Roz Chast http://rozchast.com |

**What is math?**

- Lots of "math is more than numbers" or "it is not about computation"
- Relationships
- Sara: "math is patterns."
- Jennifer: "Math is more of a way of thinking. It is logical reasoning. It is looking at patterns and relationships. It is problem solving and explaining phenomena that seem unexplainable."
- Kate: "I think math is thinking logically, understanding facts and finding relationships between different mathematical concepts."
- Alex: "Math is the study of relationships that many people take for granted."
- Annette: "math is an explanation or an attempt to explain relationships we find in nature or ones that we create."
- Kristine: "math is how we can apply numerical values to how the world works."
- Basis of science
- Becky: "Math can be used to problem solve, find patterns, make predictions, provide reasoning, and much more which is all in the tool box of math – the resource for information."
- Bryce: "Math is the science of solving problems."
- Josh: "Math is the one science that every other subject has in common."
- Kenton: "The reason that I call math a "science" is because without math, no scientific studies would be able to be quantified, all studies would have to be qualitative and therefore much less precise."
- Logical system
- Kerry: "Mathematics is a fantastically broad, beautifully intricate, complexly connected concept of numbers and symbols."
- Emily: "math is thinking critically about different kinds of systems. These systems can range from the number system in algebra and calculus, to a system of shapes, such as geometry, to a system of rings as we saw in modern algebra."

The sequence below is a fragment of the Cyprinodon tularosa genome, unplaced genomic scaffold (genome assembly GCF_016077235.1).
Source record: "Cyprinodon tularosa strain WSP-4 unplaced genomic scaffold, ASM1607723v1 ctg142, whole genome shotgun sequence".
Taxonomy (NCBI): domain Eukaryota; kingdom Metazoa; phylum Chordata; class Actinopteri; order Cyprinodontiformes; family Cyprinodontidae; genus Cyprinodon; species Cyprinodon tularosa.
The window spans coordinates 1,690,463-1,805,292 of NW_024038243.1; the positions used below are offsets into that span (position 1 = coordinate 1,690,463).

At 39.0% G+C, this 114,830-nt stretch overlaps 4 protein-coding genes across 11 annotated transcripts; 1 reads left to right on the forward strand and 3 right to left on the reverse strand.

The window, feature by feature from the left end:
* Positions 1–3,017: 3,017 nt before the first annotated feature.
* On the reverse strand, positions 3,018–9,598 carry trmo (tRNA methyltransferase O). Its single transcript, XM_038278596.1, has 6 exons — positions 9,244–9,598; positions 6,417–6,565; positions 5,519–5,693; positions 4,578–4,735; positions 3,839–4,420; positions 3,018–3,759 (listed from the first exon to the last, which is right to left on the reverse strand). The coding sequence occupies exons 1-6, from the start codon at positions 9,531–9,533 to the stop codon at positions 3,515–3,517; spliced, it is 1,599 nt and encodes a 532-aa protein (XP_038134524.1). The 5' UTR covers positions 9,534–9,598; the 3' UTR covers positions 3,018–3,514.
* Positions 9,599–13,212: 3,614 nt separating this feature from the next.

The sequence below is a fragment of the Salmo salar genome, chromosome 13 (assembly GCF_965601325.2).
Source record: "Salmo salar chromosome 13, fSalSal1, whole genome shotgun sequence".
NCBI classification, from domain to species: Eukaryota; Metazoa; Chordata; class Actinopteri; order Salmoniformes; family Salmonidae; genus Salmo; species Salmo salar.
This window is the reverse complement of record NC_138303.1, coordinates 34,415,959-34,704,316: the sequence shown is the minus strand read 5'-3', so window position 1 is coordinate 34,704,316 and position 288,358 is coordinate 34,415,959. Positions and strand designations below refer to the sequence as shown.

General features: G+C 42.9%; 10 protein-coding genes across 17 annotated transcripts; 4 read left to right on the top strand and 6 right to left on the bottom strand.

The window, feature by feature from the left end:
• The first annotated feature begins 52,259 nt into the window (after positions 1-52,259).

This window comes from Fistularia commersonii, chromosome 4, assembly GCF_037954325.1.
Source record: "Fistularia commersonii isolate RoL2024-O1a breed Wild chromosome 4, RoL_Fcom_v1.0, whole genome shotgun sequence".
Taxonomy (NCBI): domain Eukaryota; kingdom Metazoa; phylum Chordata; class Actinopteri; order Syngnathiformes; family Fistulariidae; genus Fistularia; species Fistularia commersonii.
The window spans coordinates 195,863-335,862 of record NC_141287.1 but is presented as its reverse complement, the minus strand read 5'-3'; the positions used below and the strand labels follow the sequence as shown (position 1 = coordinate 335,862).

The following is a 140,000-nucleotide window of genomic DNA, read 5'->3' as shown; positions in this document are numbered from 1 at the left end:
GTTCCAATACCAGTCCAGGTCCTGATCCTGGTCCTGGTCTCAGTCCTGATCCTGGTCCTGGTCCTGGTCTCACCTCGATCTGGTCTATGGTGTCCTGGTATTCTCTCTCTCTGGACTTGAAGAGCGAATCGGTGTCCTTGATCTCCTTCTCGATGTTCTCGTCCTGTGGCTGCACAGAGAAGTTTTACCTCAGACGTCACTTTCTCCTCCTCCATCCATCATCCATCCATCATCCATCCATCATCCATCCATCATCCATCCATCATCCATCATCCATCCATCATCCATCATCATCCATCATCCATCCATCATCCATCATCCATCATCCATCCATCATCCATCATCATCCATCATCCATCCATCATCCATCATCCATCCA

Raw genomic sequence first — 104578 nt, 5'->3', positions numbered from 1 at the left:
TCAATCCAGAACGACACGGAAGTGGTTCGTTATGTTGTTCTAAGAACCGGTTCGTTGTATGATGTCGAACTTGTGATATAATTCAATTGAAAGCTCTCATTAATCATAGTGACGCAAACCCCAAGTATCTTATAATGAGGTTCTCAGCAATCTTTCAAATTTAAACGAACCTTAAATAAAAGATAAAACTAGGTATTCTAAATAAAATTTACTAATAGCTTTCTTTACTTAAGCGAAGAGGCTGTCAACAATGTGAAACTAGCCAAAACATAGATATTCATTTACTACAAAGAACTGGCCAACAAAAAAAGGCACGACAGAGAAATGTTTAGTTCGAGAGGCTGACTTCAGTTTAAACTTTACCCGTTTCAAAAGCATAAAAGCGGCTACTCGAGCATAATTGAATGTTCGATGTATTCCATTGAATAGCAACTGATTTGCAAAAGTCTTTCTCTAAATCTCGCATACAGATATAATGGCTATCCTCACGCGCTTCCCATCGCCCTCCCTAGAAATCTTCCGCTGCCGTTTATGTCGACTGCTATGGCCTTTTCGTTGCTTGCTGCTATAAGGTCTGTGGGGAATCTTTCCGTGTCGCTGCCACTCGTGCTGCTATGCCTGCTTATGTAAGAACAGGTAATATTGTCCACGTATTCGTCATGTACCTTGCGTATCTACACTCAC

- Andy: "Mathematics is a method for conveying logical principles. A proven mathematical theorem is a reality about logic; it is some organizing principle inherent in the human mind."
- Language.
- Duncan: "mathematics is the most beautiful language in all of the universe."
- Final answers:
- Biz: "For me, math has been a source of intrigue, education, and frustration."
- Matt: "To ask what is mathematics is like asking what is life. There is no definitive answer."

**Top 5**

I also asked what are the biggest moments/discoveries in history of math. (Top 5 or milestones, etc.)

- Famous Stuff
- Pythagorean theorem 9
- Fibonacci Sequence 9
- Pi 4
- Fundamental Theorem of Calculus 3
- Natural logarithms and e 2
- Kepler’s laws of planetary motions
- Any of the Fundamental Theorems
- Law of Sines
- Quadratic Formula
- I Ching
- Fractals
- ϕ
- Culture
- Numbers 9
- Calculators/Computers 8
- Abacus 3
- Discovery of zero 3
- Understanding of different formulas
- Development of measuring units
- Ancient Geometry
- Math in astronomy.
- Concepts
- Unit circle
- Function
- Pattern
- Combinations (in counting)
- Infinity
- Axioms
- Parallel postulate
- the need for complex numbers
- prime numbers
- Fields
- Calculus 7
- Algebra 4
- Calculus 3
- Non-Euclidean Geometry 3
- Geometry
- Differential Equations
- People
- Euclid 7
- Euler
- Newton
- Archimedes
- Gauss
- Karl Pearson (new to me!)

One more interesting comment:

- Danielle: "The founders of mathematics struggled and devoted their whole lives to the theorems we now take for granted when studying in our classes. I can’t imagine devoting my whole life to proving what we consider now a simple concept."

*Image*: I saw this at Peter Liljedahl's very worthwhile site. Even Google couldn't help me find the original. Doesn't it look like it's from the New Yorker? EDIT: Tweeps nailed this one: Roz Chast, a frequent New Yorker contributor.

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